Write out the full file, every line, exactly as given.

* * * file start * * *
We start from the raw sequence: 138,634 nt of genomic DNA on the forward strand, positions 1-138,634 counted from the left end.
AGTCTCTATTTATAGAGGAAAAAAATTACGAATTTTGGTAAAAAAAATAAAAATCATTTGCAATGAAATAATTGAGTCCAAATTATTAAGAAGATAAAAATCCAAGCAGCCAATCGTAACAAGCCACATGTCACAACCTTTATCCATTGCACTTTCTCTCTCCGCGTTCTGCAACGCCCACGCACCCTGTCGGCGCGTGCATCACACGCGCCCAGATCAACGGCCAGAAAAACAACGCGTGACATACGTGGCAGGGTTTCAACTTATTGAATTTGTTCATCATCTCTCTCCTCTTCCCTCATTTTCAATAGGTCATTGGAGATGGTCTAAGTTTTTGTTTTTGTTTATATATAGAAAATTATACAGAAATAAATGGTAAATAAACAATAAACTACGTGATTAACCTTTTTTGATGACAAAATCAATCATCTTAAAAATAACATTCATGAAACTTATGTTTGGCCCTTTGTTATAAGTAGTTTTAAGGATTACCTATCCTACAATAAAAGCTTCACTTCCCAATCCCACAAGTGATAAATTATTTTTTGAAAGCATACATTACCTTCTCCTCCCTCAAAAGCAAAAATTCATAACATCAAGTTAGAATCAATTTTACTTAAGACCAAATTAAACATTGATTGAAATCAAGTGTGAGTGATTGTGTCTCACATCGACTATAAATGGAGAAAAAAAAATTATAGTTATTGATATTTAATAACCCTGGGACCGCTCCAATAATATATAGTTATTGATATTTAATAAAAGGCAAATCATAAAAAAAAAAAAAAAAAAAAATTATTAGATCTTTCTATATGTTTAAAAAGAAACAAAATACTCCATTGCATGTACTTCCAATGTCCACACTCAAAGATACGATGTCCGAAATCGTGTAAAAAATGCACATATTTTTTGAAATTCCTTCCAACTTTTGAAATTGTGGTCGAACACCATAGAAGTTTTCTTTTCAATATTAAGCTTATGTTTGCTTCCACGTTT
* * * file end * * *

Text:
We start from the raw sequence: 138,634 nt of genomic DNA on the forward strand, positions 1-138,634 counted from the left end.
AGTCTCTATTTATAGAGGAAAAAAATTACGAATTTTGGTAAAAAAAATAAAAATCATTTGCAATGAAATAATTGAGTCCAAATTATTAAGAAGATAAAAATCCAAGCAGCCAATCGTAACAAGCCACATGTCACAACCTTTATCCATTGCACTTTCTCTCTCCGCGTTCTGCAACGCCCACGCACCCTGTCGGCGCGTGCATCACACGCGCCCAGATCAACGGCCAGAAAAACAACGCGTGACATACGTGGCAGGGTTTCAACTTATTGAATTTGTTCATCATCTCTCTCCTCTTCCCTCATTTTCAATAGGTCATTGGAGATGGTCTAAGTTTTTGTTTTTGTTTATATATAGAAAATTATACAGAAATAAATGGTAAATAAACAATAAACTACGTGATTAACCTTTTTTGATGACAAAATCAATCATCTTAAAAATAACATTCATGAAACTTATGTTTGGCCCTTTGTTATAAGTAGTTTTAAGGATTACCTATCCTACAATAAAAGCTTCACTTCCCAATCCCACAAGTGATAAATTATTTTTTGAAAGCATACATTACCTTCTCCTCCCTCAAAAGCAAAAATTCATAACATCAAGTTAGAATCAATTTTACTTAAGACCAAATTAAACATTGATTGAAATCAAGTGTGAGTGATTGTGTCTCACATCGACTATAAATGGAGAAAAAAAAATTATAGTTATTGATATTTAATAACCCTGGGACCGCTCCAATAATATATAGTTATTGATATTTAATAAAAGGCAAATCATAAAAAAAAAAAAAAAAAAAAATTATTAGATCTTTCTATATGTTTAAAAAGAAACAAAATACTCCATTGCATGTACTTCCAATGTCCACACTCAAAGATACGATGTCCGAAATCGTGTAAAAAATGCACATATTTTTTGAAATTCCTTCCAACTTTTGAAATTGTGGTCGAACACCATAGAAGTTTTCTTTTCAATATTAAGCTTATGTTTGCTTCCACGTTT